Man’s not hot? We can fix that. We’re halfway through winter, which means we’re about to see the light at the end of the Locust wind tunnel. Whether you’re a hardy Canadian or a Californian who’s never seen snow before, the following tips and tricks are guaranteed to keep fashionably warm. 

1. Choose the right materials.

Steer clear of cotton especially as a base layer, as it retains moisture and lets body heat escape. Fleece is perfect as a lightweight and insulating layer, but look for wool or cashmere sweaters if you want ultimate warmth. And don’t forget to play with textures! Mix up your winter wardrobe with velvet, corduroy, fur, and leather pieces.

2. Stay hot–headed with hats and headbands.

While it’s a disproven myth that you lose a significant amount of body heat through your head, beat brain freeze with the help of a wool or acrylic beanie. Rock that pom–pom! For the masochists still keeping up with their outdoor runs despite freezing temperatures, check out this headband that not only wraps around your ears but also helps secure your ponytail. A set of faux fur earmuffs is guaranteed to keep you warm and chic, with the added noise–cancelling effect for that chatty Kathy sitting next to you in the library.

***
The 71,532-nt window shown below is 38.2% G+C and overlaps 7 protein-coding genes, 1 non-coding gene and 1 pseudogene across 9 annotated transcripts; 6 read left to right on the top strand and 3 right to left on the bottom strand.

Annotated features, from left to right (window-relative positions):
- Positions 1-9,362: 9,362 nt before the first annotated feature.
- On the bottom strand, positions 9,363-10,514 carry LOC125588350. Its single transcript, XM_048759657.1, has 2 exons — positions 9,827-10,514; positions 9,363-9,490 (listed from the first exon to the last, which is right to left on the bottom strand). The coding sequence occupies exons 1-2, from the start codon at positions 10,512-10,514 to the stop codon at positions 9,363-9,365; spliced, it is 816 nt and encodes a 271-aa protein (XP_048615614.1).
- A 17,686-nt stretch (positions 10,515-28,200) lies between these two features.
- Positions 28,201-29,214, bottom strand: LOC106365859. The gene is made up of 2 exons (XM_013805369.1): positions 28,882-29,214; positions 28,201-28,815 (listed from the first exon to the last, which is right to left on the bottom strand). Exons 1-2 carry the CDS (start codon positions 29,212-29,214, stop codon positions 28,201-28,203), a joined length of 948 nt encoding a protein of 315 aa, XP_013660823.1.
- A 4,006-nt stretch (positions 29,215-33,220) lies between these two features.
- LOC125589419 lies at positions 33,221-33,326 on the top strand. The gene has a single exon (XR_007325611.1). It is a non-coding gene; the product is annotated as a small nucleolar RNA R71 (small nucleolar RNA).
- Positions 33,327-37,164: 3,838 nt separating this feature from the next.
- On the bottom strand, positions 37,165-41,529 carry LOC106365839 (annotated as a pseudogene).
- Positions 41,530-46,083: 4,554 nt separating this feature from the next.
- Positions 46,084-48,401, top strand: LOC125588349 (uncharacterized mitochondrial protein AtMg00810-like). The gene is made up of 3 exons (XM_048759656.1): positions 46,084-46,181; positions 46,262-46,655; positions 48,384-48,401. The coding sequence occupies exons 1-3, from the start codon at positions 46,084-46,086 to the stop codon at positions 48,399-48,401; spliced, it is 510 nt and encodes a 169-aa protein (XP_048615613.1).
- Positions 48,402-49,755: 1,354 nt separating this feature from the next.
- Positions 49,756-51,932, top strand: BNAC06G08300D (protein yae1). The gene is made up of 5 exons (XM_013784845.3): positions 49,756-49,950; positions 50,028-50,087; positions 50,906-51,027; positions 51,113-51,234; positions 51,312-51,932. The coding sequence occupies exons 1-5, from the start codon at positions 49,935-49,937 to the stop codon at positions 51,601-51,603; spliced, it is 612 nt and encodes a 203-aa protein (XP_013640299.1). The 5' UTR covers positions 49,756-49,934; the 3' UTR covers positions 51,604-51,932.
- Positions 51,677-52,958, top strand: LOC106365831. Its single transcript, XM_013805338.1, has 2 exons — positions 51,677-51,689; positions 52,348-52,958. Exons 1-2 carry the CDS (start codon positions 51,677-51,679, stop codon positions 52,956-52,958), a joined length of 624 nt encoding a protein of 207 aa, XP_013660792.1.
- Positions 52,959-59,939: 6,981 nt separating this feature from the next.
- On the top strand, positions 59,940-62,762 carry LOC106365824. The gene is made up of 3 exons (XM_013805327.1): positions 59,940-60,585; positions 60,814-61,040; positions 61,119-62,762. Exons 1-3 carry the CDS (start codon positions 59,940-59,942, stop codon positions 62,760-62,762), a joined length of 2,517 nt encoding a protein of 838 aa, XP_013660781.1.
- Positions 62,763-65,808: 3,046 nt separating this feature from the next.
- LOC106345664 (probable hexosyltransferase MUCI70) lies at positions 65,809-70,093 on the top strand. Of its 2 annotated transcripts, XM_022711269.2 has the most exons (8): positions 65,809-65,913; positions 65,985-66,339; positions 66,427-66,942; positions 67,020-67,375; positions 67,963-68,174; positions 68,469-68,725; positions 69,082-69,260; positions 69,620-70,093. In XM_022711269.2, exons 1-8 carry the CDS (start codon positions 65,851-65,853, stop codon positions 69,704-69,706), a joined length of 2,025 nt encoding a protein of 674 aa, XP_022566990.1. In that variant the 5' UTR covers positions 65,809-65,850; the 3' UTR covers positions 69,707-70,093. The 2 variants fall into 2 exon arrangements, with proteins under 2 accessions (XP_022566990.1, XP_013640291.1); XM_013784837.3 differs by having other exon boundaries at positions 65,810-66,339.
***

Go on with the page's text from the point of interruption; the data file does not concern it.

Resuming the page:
3. Keep your toes toasty.

Seek out thermal socks in bright patterns to peek out over the tops of your boots for the ultimate cozy style.

4. Warm up from the inside out.

Invest in an insulated travel mug in an eye–catching color so that you can sip on hot chamomile tea up to 12 hours after the time it was brewed.

5. Stay snug with a scarf.

When it comes to scarves, go big or go home. This oversized scarf doubles as a blanket to make sitting in lectures and cold GSRs a bit more bearable. Scarves are also perfect way to add interest to your winter ensemble with playful colors and textures, which this faux fur scarf does well.

6. Keep gloves on hand (no pun intended).

Up your glove game with fun textures, such as with these faux fur and leather gloves. If gloves put you off because you’d rather risk frostbite than stop texting the person you’ve been trying to get cuffed to since November, try fingerless gloves. Stuff a reusable heat pack in each pocket of your jacket and you’re ready to go.